Commonly Confused Prepositions and How To Use Them
Most commonly confused prepositions pairs are: ABOUT and ON, BESIDE and BESIDES, ACROSS and THROUGH, LIKE and AS, and BETWEEN and AMONG
The use of prepositions in spoken English has left ESL students wondering. Upper intermediate to advanced learners more often than not depend on how “good” or “bad” the preposition sounds when determining whether its use in a particular sentence is erroneous or not. Thus, hard and fast rules of grammar are often taken for granted. While this strategy works in a few cases, this fails to address “learning” in the true sense.
ABOUT and ON
These prepositions could mean “regarding” or “related to”.
ABOUT is used when referring to a discussion, which is random. It is not academic and not made for a special purpose while ON is used when referring to one, which is made for academic and more specific purpose.
- My father and I talked about my university entrance exam. (This talk is not about any academic matter and not for a special purpose.)
- One of our Psychology professors will give a short talk on Human Behavior. (This talk is academic in nature.
BESIDE and BESIDES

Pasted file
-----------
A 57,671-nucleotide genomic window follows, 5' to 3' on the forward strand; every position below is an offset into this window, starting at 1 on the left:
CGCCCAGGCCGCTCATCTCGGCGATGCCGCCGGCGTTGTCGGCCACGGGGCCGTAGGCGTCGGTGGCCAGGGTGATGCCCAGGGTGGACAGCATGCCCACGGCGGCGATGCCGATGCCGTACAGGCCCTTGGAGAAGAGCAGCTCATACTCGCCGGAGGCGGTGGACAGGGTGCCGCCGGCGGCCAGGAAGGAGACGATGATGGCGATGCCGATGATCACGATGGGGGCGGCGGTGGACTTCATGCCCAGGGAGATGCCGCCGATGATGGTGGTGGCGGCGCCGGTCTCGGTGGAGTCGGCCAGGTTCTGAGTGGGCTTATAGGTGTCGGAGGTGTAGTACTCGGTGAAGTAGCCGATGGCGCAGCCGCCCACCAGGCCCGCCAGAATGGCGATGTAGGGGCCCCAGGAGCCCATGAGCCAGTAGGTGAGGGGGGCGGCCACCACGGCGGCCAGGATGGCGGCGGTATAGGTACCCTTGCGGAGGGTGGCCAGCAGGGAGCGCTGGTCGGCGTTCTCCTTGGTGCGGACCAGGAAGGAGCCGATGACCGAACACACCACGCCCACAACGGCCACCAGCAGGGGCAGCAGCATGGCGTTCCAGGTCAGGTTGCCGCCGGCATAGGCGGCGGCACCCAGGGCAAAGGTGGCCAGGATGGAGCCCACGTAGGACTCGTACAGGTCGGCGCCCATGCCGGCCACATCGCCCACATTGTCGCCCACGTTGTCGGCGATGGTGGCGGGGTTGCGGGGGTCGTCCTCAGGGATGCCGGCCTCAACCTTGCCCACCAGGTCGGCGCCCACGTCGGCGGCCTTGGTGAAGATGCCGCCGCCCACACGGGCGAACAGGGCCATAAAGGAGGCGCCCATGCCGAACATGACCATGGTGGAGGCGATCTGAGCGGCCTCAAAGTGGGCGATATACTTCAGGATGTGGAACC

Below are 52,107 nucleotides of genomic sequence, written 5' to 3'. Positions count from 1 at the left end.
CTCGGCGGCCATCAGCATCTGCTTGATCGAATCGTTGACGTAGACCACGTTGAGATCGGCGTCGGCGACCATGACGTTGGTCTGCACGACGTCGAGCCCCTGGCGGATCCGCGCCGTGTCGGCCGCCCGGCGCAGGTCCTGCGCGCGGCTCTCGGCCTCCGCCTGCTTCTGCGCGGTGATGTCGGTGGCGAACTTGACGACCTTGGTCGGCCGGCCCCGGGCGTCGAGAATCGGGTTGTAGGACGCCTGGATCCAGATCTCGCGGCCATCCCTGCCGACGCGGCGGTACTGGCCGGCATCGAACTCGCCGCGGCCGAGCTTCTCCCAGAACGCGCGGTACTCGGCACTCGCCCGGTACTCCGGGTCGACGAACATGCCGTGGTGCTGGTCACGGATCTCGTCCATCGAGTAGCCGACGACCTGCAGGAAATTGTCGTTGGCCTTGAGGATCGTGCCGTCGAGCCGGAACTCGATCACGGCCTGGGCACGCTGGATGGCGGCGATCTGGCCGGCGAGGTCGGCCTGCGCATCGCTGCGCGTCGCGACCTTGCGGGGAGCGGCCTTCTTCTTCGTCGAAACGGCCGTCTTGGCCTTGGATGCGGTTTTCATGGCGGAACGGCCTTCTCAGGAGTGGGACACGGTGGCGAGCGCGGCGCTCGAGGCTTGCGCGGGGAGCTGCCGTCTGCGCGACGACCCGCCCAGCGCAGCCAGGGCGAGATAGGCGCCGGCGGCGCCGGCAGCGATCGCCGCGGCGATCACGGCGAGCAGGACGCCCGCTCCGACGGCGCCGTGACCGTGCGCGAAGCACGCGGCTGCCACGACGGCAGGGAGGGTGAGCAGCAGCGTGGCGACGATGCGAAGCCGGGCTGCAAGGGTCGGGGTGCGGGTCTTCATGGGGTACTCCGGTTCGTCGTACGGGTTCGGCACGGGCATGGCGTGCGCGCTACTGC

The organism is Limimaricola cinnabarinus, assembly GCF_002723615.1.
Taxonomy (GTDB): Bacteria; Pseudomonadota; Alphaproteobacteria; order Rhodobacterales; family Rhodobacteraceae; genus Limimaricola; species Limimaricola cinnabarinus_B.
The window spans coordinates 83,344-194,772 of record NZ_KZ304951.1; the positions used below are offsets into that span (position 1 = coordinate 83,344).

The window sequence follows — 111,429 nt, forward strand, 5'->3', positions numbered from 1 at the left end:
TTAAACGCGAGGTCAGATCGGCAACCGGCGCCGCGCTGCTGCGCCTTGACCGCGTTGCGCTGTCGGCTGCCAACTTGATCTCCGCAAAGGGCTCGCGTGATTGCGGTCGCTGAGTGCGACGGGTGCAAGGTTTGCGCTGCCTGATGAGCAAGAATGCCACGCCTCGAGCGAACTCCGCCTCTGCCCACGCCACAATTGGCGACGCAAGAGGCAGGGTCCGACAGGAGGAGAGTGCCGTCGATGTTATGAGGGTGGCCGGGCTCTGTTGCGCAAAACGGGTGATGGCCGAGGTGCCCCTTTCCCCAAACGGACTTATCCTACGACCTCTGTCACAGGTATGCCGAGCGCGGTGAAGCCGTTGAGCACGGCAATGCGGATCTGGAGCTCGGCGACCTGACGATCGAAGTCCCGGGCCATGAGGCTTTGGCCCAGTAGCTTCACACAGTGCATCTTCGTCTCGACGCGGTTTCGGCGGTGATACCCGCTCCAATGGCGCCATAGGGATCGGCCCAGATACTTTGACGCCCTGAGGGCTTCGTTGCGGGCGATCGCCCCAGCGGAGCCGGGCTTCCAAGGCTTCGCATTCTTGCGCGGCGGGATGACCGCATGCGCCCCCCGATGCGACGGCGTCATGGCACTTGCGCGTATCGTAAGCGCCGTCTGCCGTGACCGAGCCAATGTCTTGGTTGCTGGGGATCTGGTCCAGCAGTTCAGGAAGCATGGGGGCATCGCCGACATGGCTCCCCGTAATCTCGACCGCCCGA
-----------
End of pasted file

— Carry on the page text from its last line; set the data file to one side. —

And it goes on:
BESIDE means next to something and BESIDES means other than or aside from.
- My classmate was seated beside me in our history class. (My classmate was seated next to me.)
- Besides Mathematics, my favorite subjects are Linguistics and Biology. (I like Mathematics and I also like Linguistics and Biology.)
ACROSS and THROUGH
THROUGH means going inside a place with things or walls on all sides (referring to entering a three- dimensional space) while ACROSS means going to a place without particular dimensions such as a vast area with no walls or divisions.
- I went through a small hole leading to the tunnel. (A hole can have sides divisions)
- Jenny’s dream is to fly across the Pacific Ocean. (The Pacific Ocean is so wide and vast such that there is no division at all.)
AS and LIKE
AS when followed by a noun means ‘in the role of’ (as + noun) and LIKE when followed by a noun means ‘in the same way as’ (as + noun).
- As a lawyer, I make sure that I help my clients the best way possible. (My role as a lawyer makes requires me to help my clients.)
- I am underweight just like my sister. (I am underweight in the same way as my sister.)
BETWEEN and AMONG
BETWEEN is used when naming different specific nouns. May involve 2 or more nouns. AMONG is used when naming nouns which are part of a group not named specifically. Usually must be 3 or more nouns.
- Experts say that there is a strong relationship between smoking and lung cancer. (Smoking and lung cancer are 2 nouns named in the sentence.)
- The agreement between the three schools, which are St. Joseph Institute, Mary’s College and Oakwood School- will benefit students who wish to study online. (Even if there are 3 nouns used in the sentence, between is used instead of among because the nouns are specific being names of schools.)
- The friends discuss among them who is going to pay for lunch. (This sentence has nouns, which are not specifically named.)
1. Two nouns- specific or non- specific= BETWEEN
2. Three or more nouns- specific= BETWEEN
3. Three or more nouns- non- specific= AMONG